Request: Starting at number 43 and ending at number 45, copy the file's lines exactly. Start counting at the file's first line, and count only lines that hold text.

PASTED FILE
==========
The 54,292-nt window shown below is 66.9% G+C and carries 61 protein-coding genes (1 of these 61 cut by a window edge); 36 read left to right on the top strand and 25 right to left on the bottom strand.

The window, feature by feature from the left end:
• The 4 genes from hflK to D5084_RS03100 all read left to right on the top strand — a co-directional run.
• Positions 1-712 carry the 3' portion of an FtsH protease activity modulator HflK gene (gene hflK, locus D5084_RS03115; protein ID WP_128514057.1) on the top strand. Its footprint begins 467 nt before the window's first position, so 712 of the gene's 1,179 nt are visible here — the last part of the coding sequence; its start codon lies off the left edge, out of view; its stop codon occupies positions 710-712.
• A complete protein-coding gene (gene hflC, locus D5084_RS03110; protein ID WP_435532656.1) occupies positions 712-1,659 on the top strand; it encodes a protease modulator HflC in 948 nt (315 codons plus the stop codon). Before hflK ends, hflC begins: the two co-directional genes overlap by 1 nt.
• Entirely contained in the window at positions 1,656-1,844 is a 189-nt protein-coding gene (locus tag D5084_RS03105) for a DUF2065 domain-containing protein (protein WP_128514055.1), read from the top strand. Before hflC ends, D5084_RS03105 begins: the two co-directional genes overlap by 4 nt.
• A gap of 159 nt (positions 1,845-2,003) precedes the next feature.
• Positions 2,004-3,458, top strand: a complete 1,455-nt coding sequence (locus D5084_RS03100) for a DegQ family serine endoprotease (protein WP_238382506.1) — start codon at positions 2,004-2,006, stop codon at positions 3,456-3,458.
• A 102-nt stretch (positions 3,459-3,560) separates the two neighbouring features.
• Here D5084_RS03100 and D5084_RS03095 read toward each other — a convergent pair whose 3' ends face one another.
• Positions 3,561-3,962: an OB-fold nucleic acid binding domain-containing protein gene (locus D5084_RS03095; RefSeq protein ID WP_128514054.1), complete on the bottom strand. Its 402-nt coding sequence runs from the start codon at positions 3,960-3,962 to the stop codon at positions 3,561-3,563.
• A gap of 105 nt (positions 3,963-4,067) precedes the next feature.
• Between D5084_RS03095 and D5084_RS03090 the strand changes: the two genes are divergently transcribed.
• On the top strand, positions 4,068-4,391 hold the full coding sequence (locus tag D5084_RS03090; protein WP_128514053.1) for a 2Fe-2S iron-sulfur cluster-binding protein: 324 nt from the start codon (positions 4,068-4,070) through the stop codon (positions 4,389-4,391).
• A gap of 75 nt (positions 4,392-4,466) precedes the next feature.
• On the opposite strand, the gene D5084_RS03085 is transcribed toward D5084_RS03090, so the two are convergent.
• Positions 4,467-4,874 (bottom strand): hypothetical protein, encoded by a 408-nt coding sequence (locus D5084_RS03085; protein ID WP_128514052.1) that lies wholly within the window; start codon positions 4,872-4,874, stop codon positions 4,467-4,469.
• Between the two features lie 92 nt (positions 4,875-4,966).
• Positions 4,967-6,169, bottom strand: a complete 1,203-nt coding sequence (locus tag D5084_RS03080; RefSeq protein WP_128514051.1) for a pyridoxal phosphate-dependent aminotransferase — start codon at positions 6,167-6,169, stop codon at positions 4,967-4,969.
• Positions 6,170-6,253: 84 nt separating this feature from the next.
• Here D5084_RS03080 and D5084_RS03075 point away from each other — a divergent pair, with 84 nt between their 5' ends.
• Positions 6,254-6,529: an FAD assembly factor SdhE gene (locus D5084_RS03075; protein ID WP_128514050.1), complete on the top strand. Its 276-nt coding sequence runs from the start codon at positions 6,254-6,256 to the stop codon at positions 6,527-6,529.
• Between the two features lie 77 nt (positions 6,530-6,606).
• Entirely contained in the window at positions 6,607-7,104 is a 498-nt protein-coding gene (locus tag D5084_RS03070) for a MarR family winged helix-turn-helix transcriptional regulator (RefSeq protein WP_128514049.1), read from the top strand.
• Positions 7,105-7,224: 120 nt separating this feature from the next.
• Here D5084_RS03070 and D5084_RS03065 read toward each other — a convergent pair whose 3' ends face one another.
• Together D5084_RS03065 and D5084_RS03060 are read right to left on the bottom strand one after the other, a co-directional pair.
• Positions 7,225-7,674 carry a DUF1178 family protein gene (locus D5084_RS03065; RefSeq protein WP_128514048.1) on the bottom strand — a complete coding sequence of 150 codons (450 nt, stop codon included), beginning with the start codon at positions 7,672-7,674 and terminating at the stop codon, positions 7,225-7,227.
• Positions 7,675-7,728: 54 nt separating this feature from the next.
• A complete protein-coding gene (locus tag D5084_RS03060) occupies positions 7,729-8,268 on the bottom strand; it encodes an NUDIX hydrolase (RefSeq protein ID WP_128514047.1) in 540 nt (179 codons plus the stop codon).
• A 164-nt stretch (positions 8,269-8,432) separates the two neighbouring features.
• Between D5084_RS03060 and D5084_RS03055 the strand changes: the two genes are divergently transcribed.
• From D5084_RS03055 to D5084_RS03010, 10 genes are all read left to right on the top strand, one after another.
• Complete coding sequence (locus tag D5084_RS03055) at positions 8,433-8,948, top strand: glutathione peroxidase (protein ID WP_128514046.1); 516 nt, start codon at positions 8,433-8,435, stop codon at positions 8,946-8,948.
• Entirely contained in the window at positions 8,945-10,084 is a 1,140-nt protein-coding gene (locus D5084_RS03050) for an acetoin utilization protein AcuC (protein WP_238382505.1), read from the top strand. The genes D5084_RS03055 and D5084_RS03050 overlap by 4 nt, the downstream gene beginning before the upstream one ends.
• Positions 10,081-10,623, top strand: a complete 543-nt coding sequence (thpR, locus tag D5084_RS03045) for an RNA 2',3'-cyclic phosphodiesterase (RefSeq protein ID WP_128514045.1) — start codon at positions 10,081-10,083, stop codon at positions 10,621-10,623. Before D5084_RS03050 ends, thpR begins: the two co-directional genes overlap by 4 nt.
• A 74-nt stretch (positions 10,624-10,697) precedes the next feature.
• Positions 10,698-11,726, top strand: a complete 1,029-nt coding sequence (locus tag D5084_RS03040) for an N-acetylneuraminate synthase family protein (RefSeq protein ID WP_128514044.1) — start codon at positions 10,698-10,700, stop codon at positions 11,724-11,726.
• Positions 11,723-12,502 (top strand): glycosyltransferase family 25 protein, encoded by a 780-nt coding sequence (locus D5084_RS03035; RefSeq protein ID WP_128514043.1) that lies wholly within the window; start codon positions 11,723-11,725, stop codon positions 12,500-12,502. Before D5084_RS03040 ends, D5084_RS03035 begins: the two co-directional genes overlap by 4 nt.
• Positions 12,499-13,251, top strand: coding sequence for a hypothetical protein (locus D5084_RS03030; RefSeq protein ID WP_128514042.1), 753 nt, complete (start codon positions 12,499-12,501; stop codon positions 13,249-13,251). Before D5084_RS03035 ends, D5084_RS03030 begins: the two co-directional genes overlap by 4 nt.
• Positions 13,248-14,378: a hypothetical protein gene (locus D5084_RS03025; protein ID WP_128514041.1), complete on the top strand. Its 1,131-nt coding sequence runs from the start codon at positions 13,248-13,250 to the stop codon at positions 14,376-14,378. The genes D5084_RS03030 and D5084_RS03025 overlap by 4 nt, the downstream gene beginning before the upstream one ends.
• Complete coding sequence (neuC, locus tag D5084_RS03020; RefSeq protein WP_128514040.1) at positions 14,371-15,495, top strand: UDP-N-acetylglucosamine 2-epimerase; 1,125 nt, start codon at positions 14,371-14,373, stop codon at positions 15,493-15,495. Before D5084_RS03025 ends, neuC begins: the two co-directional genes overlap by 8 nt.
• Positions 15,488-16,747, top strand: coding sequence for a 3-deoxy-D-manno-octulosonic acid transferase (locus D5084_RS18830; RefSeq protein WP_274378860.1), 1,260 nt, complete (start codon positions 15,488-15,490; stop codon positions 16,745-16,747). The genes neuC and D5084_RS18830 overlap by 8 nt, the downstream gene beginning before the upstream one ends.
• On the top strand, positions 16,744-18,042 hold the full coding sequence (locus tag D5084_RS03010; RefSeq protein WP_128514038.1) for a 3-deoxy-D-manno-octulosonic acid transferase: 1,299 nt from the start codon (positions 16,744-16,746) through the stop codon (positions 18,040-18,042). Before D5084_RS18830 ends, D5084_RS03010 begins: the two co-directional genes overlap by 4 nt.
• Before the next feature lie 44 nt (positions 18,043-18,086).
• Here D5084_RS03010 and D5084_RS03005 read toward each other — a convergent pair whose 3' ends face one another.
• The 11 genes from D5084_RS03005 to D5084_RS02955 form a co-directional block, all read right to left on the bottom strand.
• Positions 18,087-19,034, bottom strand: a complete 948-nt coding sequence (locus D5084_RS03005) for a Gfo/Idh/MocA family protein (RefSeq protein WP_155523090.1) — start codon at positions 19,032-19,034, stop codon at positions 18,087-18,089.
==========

• Positions 15,488-16,747, top strand: coding sequence for a 3-deoxy-D-manno-octulosonic acid transferase (locus D5084_RS18830; RefSeq protein WP_274378860.1), 1,260 nt, complete (start codon positions 15,488-15,490; stop codon positions 16,745-16,747). The genes neuC and D5084_RS18830 overlap by 8 nt, the downstream gene beginning before the upstream one ends.
• On the top strand, positions 16,744-18,042 hold the full coding sequence (locus tag D5084_RS03010; RefSeq protein WP_128514038.1) for a 3-deoxy-D-manno-octulosonic acid transferase: 1,299 nt from the start codon (positions 16,744-16,746) through the stop codon (positions 18,040-18,042). Before D5084_RS18830 ends, D5084_RS03010 begins: the two co-directional genes overlap by 4 nt.
• Before the next feature lie 44 nt (positions 18,043-18,086).